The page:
Brexit: May gets small comfort in Brussels, even smaller back home

Some senior EU figures believe PM will struggle to get any deal through Commons

Theresa May returned to London on Friday after three days in Brussels that brought her no closer to a Brexit deal and left many of her own MPs at Westminster unhappier than ever.

There was some comfort for the prime minister from her fellow EU leaders, who didn’t rule out convening a special summit next month if negotiations make sudden progress. The leaders also decided not to hold a special no-deal summit and to avoid big public announcements about their own preparations for a no-deal Brexit, which could be viewed as provocative or threatening in London.

Downing Street seized on Angela Merkel's reported comments at a dinner of the 27 remaining member states on Wednesday evening when she suggested that the EU and Ireland should show more flexibility over the backstop. Was this the long-awaited intervention by the EU's "grown-ups" to instruct Michel Barnier to make more concessions over the backstop?

Not if you listen to Emmanuel Macron, who said it was up to Britain to propose a solution for the backstop.


“The EU has already demonstrated our flexibility, but there are limits. We cannot jeopardise the single market, the four fundamental liberties, or Ireland. It is no longer a technical issue but one of the political capacity of the UK to find a solution,” he said.

Praise for Barnier

The EU leaders not only left Barnier’s mandate unchanged but praised his handling of the negotiations, proposing no change of direction. May’s fellow leaders are conscious of her limited room for manoeuvre at Westminster and they believe that no other potential prime minister would have a better chance of concluding a deal on Brexit.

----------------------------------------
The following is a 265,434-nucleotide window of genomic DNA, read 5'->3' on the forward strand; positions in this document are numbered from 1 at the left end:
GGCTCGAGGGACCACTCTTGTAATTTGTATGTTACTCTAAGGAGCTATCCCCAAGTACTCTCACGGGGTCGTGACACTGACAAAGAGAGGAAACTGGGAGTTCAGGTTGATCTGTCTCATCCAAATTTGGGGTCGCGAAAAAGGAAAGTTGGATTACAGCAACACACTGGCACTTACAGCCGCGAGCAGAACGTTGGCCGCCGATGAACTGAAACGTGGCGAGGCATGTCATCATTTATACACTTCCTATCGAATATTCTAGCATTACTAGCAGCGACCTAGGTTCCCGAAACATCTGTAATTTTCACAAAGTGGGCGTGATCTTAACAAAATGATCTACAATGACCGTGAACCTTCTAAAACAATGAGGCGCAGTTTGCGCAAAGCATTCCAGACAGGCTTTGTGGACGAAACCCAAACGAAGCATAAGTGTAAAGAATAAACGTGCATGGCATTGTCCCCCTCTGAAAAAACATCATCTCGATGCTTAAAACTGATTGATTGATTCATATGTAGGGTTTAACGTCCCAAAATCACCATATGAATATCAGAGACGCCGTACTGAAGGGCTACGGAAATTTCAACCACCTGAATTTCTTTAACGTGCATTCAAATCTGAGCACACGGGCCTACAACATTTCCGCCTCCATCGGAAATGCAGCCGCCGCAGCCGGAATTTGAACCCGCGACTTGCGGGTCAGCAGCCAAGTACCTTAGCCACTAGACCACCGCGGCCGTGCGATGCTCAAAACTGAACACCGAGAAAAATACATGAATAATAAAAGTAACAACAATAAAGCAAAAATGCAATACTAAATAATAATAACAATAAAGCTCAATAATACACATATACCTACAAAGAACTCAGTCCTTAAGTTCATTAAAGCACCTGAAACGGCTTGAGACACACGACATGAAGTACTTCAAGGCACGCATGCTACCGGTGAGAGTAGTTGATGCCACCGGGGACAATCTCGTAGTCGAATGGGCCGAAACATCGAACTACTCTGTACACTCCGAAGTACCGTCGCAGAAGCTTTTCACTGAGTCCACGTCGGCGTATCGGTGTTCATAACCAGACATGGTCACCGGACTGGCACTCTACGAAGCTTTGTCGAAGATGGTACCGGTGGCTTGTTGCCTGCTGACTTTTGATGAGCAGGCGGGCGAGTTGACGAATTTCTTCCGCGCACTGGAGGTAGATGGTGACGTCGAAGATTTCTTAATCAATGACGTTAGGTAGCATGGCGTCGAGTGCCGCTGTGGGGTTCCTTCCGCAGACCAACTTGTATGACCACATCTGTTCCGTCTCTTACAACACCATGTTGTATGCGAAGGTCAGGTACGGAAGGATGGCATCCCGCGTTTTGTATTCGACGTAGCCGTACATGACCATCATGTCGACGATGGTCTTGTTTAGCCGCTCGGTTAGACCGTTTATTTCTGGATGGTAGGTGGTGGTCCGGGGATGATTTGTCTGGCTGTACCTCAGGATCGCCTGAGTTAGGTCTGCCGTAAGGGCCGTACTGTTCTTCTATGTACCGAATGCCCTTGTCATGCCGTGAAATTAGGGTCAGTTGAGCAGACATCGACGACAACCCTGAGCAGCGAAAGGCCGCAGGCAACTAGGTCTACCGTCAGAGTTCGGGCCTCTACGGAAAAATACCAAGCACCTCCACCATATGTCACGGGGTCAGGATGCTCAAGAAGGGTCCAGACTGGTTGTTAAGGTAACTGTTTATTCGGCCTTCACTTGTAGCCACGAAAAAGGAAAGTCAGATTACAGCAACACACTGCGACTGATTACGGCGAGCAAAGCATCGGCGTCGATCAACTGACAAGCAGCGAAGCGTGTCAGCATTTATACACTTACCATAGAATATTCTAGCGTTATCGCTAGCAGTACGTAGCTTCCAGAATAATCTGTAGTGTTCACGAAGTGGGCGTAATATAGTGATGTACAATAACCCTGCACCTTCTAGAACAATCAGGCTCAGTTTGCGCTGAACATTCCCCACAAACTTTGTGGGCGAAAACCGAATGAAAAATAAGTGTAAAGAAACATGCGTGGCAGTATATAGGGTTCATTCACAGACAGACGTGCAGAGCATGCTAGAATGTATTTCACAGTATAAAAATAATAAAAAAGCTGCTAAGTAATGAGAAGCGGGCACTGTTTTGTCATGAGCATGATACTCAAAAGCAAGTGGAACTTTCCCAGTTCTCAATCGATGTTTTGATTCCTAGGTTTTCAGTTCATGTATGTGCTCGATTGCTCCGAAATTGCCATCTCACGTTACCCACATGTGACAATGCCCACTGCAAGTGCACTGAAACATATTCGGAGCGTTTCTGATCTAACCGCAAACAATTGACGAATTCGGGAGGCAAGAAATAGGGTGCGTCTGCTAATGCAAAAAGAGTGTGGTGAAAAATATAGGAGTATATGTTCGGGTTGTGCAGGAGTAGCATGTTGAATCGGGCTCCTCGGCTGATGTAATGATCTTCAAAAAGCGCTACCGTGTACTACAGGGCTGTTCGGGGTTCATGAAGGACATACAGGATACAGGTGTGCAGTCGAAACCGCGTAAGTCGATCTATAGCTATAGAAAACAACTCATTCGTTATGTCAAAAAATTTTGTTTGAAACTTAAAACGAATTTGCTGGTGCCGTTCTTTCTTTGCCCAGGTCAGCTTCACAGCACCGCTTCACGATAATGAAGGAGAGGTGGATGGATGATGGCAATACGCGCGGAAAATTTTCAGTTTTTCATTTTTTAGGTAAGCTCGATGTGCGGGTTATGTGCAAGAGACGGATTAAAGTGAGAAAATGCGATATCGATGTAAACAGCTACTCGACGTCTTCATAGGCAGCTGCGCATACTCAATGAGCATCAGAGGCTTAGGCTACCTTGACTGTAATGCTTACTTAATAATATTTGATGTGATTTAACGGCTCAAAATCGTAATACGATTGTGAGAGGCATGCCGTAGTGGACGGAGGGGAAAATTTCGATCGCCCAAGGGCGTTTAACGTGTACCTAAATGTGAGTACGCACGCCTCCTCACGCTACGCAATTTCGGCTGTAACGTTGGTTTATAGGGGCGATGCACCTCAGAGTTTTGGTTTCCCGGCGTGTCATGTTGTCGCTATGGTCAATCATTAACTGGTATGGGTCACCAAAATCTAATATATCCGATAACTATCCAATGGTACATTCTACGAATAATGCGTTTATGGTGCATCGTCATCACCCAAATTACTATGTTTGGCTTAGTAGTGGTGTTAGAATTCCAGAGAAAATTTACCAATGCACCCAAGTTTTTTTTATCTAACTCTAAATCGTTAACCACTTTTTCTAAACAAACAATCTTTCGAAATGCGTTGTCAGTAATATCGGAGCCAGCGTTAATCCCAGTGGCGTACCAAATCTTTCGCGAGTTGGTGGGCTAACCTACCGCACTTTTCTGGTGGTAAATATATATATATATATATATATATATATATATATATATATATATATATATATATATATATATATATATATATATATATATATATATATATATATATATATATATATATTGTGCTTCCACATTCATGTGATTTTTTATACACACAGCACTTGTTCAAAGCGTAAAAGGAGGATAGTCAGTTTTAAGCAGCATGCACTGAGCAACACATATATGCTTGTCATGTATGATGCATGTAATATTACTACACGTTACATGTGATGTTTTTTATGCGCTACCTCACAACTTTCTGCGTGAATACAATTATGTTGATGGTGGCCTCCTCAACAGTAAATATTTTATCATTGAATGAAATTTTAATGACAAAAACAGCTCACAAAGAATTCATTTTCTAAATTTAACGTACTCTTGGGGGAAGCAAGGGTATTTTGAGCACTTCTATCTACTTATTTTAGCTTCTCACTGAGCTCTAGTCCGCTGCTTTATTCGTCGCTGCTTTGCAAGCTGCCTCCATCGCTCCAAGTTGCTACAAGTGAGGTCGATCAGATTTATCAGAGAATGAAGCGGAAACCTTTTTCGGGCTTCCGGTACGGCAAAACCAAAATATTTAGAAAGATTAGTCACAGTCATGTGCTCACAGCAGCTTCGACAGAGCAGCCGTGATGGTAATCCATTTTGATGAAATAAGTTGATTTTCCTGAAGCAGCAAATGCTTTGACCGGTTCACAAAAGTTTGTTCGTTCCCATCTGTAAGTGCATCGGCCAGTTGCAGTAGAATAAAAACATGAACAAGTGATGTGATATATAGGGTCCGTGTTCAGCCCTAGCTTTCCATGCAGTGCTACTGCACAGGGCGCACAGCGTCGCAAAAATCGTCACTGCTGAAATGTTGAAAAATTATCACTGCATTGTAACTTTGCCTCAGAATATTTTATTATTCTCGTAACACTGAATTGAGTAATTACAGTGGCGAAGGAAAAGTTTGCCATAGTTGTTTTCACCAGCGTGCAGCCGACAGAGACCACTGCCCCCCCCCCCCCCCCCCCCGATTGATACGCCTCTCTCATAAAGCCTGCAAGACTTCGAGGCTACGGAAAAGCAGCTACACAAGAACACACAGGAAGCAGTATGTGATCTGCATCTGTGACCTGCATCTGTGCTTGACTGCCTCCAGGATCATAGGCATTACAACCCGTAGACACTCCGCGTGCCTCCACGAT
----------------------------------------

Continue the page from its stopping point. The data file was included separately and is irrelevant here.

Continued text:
Some senior EU figures are convinced, however, that there is no Brexit deal that will be able to command a majority in the House of Commons, leaving a no-deal Brexit as the most likely outcome.

The proposal to extend the transition period by up to a year has angered Conservatives of all stripes and renewed speculation about May’s leadership. Her next big test comes with the budget later this month and with Brexit still unresolved, she can probably rely on the support of the DUP to get it through the Commons.

In the meantime, there is little expectation of progress in the negotiations, making mid-December the earliest likely moment to conclude a Brexit deal. After, the prime minister will face the formidable challenge of constructing a parliamentary majority behind whatever she agrees with the EU.